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Utopia (1516)

by Thomas More

Other authors: See the other authors section.

MembersReviewsPopularityAverage ratingConversations / Mentions
10,472103544 (3.52)2 / 188
Utopia, written by Sir Thomas More, depicts a fictional island with its own unique religion and customs. Sir Thomas More's work introduces readers into the concept of a perfect society with utopian, or perfect, ideas and beliefs. This timeless classic, originally written in 1516 and heavily influenced by Plato's Republic, is often read in schools as a required reading.… (more)
  1. 80
    The Prince by Niccolò Machiavelli (2below)
    2below: Each one is fascinating in its own right but I think reading both (or reading them concurrently, as I did) provides an interesting perspective on two seemingly opposed extremes.
  2. 61
    The City of the Sun by Tommaso Campanella (paradoxosalpha, Sensei-CRS, Chevalier.dSion)
    paradoxosalpha: Early Modern scenarios for social reform, both set in a fictionalized New World beyond the Atlantic.
  3. 40
    In Praise of Folly by Desiderius Erasmus (caflores)
  4. 30
    Christianopolis by Johann Valentin Andreae (Sensei-CRS, Chevalier.dSion)
  5. 30
    Erewhon by Samuel Butler (KayCliff)
  6. 30
    Island by Aldous Huxley (kxlly)
  7. 20
    New Atlantis by Francis Bacon (Chevalier.dSion, Sensei-CRS)
  8. 10
    A description of the famous kingdome of Macaria by Samuel Hartlib (Sensei-CRS)
  9. 00
    Gulliver's Travels by Jonathan Swift (timoroso)
    timoroso: I see More as a precursor to Swift. Both deal with similar ideas, but Swift’s style is more entertaining.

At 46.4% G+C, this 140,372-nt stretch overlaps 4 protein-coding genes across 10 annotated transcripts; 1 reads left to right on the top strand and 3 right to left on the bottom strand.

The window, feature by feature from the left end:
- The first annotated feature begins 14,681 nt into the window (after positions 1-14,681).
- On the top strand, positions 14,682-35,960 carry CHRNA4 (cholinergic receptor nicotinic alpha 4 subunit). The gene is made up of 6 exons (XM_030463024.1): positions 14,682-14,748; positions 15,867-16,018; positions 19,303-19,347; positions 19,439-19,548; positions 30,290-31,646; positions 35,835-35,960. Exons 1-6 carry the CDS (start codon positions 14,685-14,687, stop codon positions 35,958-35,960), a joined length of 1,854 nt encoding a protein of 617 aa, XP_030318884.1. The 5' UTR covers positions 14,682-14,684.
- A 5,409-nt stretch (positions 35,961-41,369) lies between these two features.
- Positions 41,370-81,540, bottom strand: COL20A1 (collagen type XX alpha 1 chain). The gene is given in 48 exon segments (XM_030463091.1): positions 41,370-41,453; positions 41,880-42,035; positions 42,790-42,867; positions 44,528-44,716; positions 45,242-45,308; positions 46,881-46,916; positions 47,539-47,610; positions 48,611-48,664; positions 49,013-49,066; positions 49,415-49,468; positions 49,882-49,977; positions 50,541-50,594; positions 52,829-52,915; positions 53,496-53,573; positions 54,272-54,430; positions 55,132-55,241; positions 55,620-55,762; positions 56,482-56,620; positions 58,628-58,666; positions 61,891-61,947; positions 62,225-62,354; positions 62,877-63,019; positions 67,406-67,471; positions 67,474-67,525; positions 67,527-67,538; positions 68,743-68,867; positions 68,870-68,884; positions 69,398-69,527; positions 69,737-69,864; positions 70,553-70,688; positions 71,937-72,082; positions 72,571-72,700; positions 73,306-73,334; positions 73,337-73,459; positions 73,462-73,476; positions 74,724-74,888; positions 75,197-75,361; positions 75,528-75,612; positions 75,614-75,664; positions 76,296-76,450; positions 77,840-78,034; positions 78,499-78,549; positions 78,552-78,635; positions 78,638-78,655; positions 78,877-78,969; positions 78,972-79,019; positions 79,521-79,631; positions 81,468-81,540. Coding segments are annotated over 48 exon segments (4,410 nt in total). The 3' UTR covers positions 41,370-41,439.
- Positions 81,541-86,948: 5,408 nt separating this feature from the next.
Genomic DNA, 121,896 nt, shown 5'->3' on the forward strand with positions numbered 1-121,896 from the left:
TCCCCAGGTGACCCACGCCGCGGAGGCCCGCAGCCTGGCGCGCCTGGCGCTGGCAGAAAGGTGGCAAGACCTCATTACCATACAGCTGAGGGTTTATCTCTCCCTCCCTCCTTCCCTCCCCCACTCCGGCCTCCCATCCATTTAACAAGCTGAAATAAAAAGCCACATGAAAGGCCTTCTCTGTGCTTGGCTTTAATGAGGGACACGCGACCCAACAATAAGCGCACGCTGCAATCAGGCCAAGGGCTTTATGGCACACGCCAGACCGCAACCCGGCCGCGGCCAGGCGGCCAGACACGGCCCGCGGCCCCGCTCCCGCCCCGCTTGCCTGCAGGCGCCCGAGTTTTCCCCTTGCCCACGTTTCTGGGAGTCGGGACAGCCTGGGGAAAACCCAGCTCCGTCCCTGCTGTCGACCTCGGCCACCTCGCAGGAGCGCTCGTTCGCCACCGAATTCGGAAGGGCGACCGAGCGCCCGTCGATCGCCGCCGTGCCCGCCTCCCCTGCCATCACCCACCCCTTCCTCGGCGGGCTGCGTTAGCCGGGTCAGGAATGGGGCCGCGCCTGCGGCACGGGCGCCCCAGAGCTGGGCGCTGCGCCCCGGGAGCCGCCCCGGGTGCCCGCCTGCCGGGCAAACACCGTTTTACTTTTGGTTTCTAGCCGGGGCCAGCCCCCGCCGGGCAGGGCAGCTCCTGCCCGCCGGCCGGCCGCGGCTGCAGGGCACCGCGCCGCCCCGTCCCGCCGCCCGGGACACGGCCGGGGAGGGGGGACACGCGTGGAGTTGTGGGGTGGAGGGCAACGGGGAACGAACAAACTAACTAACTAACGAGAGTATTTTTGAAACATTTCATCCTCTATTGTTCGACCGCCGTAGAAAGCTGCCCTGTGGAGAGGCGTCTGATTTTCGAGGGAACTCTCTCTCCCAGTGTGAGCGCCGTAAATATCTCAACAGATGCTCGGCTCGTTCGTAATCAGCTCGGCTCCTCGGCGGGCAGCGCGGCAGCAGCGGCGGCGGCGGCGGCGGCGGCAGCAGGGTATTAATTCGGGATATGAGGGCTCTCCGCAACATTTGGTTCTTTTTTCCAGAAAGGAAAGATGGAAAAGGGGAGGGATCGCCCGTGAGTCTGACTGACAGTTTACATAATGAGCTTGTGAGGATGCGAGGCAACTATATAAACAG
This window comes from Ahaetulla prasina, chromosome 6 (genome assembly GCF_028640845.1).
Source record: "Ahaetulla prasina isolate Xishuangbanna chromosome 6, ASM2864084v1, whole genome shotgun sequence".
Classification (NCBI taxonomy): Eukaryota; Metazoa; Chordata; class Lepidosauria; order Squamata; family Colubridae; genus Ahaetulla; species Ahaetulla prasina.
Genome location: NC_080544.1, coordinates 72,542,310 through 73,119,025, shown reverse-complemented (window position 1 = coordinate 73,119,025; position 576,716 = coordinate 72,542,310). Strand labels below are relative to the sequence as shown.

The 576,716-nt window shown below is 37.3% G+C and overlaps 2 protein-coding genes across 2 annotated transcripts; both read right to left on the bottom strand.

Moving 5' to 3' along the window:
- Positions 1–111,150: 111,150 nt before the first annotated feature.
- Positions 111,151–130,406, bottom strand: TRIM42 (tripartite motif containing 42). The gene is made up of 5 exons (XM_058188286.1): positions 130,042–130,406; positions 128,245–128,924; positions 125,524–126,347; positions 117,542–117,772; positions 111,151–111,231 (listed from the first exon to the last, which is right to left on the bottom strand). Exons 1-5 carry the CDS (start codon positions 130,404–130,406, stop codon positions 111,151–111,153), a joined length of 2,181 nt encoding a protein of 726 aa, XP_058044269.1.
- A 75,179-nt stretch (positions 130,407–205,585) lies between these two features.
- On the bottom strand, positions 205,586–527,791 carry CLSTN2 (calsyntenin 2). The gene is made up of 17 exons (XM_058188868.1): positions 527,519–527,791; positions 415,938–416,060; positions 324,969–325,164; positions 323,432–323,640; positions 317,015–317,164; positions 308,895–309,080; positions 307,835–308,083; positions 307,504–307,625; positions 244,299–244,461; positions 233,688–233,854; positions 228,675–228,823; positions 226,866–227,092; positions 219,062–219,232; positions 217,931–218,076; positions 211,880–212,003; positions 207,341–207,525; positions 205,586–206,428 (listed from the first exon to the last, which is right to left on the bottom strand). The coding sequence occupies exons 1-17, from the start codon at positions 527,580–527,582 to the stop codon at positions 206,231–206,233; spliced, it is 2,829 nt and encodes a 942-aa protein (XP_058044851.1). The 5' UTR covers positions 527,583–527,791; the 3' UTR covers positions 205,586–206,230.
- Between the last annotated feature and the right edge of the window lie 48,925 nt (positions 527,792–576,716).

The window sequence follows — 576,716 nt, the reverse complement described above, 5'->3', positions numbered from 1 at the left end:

10. 12
    Zwischen Utopie und Wirklichkeit: Konstruierte Sprachen für die globalisierte Welt by Jennifer Bretz (gangleri)
  11. 12
    Candide by Voltaire (kxlly)
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English (77)  Spanish (8)  Dutch (4)  Catalan (4)  French (3)  Portuguese (Portugal) (2)  Hungarian (2)  Italian (1)  German (1)  Finnish (1)  All languages (103)
Showing 1-5 of 77 (next | show all)
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  societystf | Jun 27, 2022 |
Confusing, not for its content, but for its peculiar mix of satire and genuine suggestion. A strong precursor to 1984. ( )
  et.carole | Jan 21, 2022 |
During his embassy to Flanders in 1515, More wrote Book II of Utopia, describing a pagan and communist city-state in which the institutions and policies were entirely governed by reason. The order and dignity of such a state was intended to provide a notable contrast with the unreasonable polity of Christian Europe, divided by self-interest and greed for power and riches, which More then described in Book I, written in England in 1516. The description of Utopia is put in the mouth of a mysterious traveler, Raphael Hythloday, in support of his argument that communism is the only cure against egoism in private and public life. More, in the dialogue, speaks in favour of mitigation of evil rather than cure, human nature being fallible. The reader is thus left guessing as to which parts of the brilliant jeu d’esprit are seriously intended and which are mere paradox. ( )